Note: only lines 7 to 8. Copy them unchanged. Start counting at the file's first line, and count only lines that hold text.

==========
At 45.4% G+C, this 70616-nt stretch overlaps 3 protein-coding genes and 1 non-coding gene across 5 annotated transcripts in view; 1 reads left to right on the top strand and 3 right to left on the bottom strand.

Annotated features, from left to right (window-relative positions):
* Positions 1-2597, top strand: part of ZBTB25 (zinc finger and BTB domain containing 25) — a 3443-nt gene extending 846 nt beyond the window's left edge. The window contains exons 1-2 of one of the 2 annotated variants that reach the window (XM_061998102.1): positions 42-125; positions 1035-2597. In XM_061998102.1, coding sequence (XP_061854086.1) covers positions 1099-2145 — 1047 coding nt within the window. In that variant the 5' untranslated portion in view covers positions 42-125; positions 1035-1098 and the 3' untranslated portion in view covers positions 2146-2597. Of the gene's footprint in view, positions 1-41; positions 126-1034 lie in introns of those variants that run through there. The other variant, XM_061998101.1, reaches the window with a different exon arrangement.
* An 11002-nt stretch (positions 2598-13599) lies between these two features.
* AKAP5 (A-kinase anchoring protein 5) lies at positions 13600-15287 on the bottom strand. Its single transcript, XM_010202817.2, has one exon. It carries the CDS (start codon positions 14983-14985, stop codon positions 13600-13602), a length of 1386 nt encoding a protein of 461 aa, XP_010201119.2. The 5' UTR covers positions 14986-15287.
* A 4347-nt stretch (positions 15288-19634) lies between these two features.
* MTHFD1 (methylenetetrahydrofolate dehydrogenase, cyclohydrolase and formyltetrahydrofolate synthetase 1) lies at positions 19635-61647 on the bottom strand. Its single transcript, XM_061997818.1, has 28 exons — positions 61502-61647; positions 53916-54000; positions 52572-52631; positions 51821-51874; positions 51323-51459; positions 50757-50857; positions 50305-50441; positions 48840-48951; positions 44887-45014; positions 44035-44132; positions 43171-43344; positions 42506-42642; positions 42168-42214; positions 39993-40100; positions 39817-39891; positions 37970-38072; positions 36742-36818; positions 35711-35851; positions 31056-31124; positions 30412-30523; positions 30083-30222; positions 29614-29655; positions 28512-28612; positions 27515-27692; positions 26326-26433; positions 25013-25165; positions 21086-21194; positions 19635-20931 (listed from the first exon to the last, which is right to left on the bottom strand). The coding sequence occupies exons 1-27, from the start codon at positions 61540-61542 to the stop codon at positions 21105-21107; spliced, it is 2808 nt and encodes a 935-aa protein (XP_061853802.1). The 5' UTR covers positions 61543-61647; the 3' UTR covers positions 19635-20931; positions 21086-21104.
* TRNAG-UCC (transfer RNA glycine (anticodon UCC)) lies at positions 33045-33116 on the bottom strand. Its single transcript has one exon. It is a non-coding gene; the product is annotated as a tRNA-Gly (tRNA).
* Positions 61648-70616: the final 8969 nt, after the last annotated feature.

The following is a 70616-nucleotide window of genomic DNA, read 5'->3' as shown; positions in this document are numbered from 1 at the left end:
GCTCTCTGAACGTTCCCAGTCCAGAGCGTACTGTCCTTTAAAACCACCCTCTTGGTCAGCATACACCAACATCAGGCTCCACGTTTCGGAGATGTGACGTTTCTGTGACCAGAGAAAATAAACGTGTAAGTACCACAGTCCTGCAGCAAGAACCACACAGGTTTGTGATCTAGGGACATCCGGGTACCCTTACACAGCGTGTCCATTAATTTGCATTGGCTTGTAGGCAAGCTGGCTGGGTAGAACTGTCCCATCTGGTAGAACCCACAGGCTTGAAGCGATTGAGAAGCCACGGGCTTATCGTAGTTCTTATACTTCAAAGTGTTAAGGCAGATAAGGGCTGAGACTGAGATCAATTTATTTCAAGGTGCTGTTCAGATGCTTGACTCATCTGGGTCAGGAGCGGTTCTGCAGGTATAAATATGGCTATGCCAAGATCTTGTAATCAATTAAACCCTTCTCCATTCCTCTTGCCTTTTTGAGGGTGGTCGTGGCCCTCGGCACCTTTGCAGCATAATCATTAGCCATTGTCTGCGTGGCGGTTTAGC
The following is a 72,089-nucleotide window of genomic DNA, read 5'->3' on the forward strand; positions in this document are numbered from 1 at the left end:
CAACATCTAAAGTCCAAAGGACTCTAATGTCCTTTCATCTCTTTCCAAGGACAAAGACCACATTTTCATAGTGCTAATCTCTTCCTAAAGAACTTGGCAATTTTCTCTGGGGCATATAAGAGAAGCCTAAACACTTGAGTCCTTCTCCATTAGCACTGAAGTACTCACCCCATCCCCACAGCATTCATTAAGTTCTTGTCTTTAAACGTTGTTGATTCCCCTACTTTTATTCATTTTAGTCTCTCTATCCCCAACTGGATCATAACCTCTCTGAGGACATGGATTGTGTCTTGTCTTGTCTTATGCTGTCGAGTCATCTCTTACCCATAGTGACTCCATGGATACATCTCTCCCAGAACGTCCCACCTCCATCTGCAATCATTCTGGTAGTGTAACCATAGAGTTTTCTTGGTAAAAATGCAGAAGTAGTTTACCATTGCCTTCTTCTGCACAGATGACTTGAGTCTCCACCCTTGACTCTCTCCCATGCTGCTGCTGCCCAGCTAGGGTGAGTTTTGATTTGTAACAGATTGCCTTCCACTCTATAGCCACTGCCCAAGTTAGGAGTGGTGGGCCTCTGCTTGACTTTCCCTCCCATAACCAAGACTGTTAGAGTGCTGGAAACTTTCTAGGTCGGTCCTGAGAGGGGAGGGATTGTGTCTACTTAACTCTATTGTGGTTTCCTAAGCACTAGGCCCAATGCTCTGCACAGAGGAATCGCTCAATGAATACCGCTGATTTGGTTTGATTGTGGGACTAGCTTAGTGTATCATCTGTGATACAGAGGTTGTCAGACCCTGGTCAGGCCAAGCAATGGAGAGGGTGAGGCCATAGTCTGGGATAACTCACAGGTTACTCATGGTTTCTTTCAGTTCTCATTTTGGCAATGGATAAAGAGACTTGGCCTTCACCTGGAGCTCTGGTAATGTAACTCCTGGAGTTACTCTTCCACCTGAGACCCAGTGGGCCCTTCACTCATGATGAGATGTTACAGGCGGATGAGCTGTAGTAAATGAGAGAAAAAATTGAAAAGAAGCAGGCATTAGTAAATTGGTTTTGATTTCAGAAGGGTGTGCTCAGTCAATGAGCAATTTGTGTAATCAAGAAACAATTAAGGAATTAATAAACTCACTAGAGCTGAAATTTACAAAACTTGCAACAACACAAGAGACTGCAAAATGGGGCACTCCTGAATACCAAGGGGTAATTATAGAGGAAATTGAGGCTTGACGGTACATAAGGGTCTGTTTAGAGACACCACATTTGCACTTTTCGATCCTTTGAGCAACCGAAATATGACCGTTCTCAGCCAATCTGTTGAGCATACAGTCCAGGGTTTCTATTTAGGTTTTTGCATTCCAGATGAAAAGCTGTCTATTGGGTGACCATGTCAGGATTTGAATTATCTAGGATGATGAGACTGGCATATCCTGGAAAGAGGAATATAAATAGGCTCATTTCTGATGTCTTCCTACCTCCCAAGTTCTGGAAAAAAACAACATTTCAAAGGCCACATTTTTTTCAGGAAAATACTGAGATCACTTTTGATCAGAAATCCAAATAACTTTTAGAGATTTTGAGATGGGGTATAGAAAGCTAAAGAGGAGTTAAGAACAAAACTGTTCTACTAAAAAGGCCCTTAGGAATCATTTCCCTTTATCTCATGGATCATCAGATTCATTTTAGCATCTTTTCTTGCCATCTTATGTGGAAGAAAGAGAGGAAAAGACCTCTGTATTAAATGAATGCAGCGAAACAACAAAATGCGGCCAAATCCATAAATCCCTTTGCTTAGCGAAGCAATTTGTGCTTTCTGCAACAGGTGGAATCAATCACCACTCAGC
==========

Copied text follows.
* MTHFD1 (methylenetetrahydrofolate dehydrogenase, cyclohydrolase and formyltetrahydrofolate synthetase 1) lies at positions 19635-61647 on the bottom strand. Its single transcript, XM_061997818.1, has 28 exons — positions 61502-61647; positions 53916-54000; positions 52572-52631; positions 51821-51874; positions 51323-51459; positions 50757-50857; positions 50305-50441; positions 48840-48951; positions 44887-45014; positions 44035-44132; positions 43171-43344; positions 42506-42642; positions 42168-42214; positions 39993-40100; positions 39817-39891; positions 37970-38072; positions 36742-36818; positions 35711-35851; positions 31056-31124; positions 30412-30523; positions 30083-30222; positions 29614-29655; positions 28512-28612; positions 27515-27692; positions 26326-26433; positions 25013-25165; positions 21086-21194; positions 19635-20931 (listed from the first exon to the last, which is right to left on the bottom strand). The coding sequence occupies exons 1-27, from the start codon at positions 61540-61542 to the stop codon at positions 21105-21107; spliced, it is 2808 nt and encodes a 935-aa protein (XP_061853802.1). The 5' UTR covers positions 61543-61647; the 3' UTR covers positions 19635-20931; positions 21086-21104.
* TRNAG-UCC (transfer RNA glycine (anticodon UCC)) lies at positions 33045-33116 on the bottom strand. Its single transcript has one exon. It is a non-coding gene; the product is annotated as a tRNA-Gly (tRNA).